Ian Levine has apologised for his reaction to the 2009 documentary Archive Hour, where he believed that role in returning lost episodes of Doctor Who to the BBC had been written out of history, and has hinted at the haul of episodes found by Project Africa could be substantial.
With everything hanging on the on-going negotiations between Phil Morris and the BBC, Levine was given the chance to respond to Doctor Who Archive, who have recounted the extraordinary story of how the episodes weere returned, to address his behaviour around the time of the 2009 documentary:
I want to publicly and sincerely apologise to both Paul Vanezis and Phil Morris for anything that I said in anger, way back in 2009. I still do believe that I should not have been so totally left out of a program about missing Doctor Who episodes, not when I returned twenty personally, plus lots more on behalf of other people, including Paul Vanezis. But I must confess that what I said at the time was both spiteful and unfair.
[pullquote align=”right”]I am so so proud of him and think of him as a kind of incredibly successful protege. I do deeply pray that he finds lots more, and in fact it is my firm belief he already has done.[/pullquote]After an announcement in December 2009, where TV Producer Paul Vanezis and Phil Morris had both made encouraging progress thanks to research into the way film was transported in Africa, the documentary focused on the pair’s efforts, much to the chagrin of Levine who, annoyed by inaccuracies, vented spleen on the Missing Episodes forum, an unfortunate event that is detailed by Doctor Who Archive.
But we’ll ignore that aspect of the affair for now. This fascinating story began back in 2005 where Philip Morris, then an oil worker from Formby, Merseyside, made contact with Levine about using his connections in Africa to begin searching for lost episodes.
The suggestions were largely dismissed but Ian made sure that Philip was provided with the correct documentation to launch his search. It was around this time that Ian introduced Philip to TV Producer Paul Vanezis.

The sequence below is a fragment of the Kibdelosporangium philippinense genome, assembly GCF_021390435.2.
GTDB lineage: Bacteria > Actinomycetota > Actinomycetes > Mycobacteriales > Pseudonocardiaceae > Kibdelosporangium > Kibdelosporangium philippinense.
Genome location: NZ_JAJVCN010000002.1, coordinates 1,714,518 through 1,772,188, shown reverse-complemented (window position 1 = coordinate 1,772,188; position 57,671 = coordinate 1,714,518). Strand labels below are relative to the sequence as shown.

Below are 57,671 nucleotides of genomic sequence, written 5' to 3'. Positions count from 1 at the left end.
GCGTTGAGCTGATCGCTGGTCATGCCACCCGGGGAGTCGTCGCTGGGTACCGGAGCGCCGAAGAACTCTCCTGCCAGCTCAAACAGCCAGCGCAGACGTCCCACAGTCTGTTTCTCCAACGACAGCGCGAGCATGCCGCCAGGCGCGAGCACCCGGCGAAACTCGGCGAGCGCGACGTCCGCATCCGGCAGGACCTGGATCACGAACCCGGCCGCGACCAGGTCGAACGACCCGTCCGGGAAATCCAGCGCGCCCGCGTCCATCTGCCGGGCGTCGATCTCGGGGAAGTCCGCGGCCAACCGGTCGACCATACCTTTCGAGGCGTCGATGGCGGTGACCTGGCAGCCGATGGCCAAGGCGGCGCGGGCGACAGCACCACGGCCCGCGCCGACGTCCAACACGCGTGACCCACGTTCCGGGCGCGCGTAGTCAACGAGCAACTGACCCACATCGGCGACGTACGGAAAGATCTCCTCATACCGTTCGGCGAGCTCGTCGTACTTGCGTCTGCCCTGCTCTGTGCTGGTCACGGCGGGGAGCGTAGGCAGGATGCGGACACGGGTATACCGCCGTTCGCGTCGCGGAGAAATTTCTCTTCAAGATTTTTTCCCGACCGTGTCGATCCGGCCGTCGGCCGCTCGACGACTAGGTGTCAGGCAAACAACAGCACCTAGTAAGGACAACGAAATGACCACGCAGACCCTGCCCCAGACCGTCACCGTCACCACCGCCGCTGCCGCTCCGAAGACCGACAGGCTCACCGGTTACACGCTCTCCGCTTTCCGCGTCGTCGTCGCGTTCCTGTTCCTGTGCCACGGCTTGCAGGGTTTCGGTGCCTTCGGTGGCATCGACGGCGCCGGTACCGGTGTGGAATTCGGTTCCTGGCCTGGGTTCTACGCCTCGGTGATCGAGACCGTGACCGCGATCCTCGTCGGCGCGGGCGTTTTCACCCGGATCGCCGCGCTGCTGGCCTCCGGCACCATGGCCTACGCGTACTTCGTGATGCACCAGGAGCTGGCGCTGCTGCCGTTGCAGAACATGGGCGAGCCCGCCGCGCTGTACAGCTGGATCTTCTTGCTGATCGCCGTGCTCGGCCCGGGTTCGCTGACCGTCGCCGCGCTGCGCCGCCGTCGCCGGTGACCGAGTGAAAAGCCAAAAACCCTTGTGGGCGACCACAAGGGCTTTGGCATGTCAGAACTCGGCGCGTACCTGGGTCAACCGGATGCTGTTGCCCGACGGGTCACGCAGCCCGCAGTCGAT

It is this dismissal of the initial aid he gave to Phil that irked Levine most about the documentary:
But yes, it is a true fact that I did indeed believe in him nearly ten years ago, when no-one else did, and in fact many of the hypocrites were mocking his suggestions, which made me angry at the time, and so I then met up with him and and got him the paperwork that he needed originally. And introduced him to Paul Vanezis…
…Up till now I never once publicly discussed my being his first contact, and I do have to say that I am so so proud of him and think of him as a kind of incredibly successful protege. I do deeply pray that he finds lots more, and in fact it is my firm belief he already has done.
In fact Levine believes that he is just eleven episodes short of amassing the same amount of lost episodes that he discovered:
I WANT him to be the number one episode hunter of all time, I pray that he finds and returns another eighty episodes, and I am more proud of this man Philip Morris than I have ever been as proud of anyone else for anything, throughout my entire life. He is a genius and I just can’t begin to thank him enough for the pleasure he has brought to us.
…I would not say or do ANYTHING to upset Phil Morris, because I believe he holds the answer to all our hopes and dreams in his hands. I still pray he gives us the opportunity to see Marco Polo, The Massacre, The Myth Makers, and Power Of The Daleks, even though I have resigned myself to the sad fact that my all time favourite story, The Daleks Master Plan, can never be found.
And so I must conclude by saying that we all owe the most MASSIVE debt of gratitude to Phil Morris, and as long as we get to see them in the end, none of us can object to the way he chooses to release the rest of his wonderful miraculous find.
Terrorism, government intervention and acrimony; the full extraordinary story can be read over at Doctor Who Archive – you really should go and read it now.
(With thanks to Gareth Kavanagh)